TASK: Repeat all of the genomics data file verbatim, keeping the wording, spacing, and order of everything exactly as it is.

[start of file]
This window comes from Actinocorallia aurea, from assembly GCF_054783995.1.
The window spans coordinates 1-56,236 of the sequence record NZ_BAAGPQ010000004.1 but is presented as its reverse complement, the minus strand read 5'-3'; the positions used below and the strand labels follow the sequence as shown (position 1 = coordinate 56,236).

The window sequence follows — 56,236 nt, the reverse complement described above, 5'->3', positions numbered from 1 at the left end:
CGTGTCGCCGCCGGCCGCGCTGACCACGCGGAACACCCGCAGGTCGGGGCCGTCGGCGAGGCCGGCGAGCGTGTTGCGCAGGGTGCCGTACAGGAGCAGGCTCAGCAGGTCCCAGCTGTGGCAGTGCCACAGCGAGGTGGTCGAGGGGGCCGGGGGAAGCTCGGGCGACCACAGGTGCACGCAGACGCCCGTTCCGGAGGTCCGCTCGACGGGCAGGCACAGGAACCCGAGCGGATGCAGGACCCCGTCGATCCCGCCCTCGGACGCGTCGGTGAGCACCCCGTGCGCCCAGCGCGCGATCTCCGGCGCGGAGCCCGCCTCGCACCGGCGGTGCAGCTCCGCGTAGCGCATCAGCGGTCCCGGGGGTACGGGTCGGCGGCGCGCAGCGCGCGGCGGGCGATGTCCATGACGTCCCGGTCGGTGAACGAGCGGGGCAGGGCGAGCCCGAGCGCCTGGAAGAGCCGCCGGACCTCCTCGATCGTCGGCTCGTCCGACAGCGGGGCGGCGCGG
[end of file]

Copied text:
This window comes from Actinocorallia aurea, from assembly GCF_054783995.1.
The window spans coordinates 1-56,236 of the sequence record NZ_BAAGPQ010000004.1 but is presented as its reverse complement, the minus strand read 5'-3'; the positions used below and the strand labels follow the sequence as shown (position 1 = coordinate 56,236).

The window sequence follows — 56,236 nt, the reverse complement described above, 5'->3', positions numbered from 1 at the left end:
CGTGTCGCCGCCGGCCGCGCTGACCACGCGGAACACCCGCAGGTCGGGGCCGTCGGCGAGGCCGGCGAGCGTGTTGCGCAGGGTGCCGTACAGGAGCAGGCTCAGCAGGTCCCAGCTGTGGCAGTGCCACAGCGAGGTGGTCGAGGGGGCCGGGGGAAGCTCGGGCGACCACAGGTGCACGCAGACGCCCGTTCCGGAGGTCCGCTCGACGGGCAGGCACAGGAACCCGAGCGGATGCAGGACCCCGTCGATCCCGCCCTCGGACGCGTCGGTGAGCACCCCGTGCGCCCAGCGCGCGATCTCCGGCGCGGAGCCCGCCTCGCACCGGCGGTGCAGCTCCGCGTAGCGCATCAGCGGTCCCGGGGGTACGGGTCGGCGGCGCGCAGCGCGCGGCGGGCGATGTCCATGACGTCCCGGTCGGTGAACGAGCGGGGCAGGGCGAGCCCGAGCGCCTGGAAGAGCCGCCGGACCTCCTCGATCGTCGGCTCGTCCGACAGCGGGGCGGCGCGG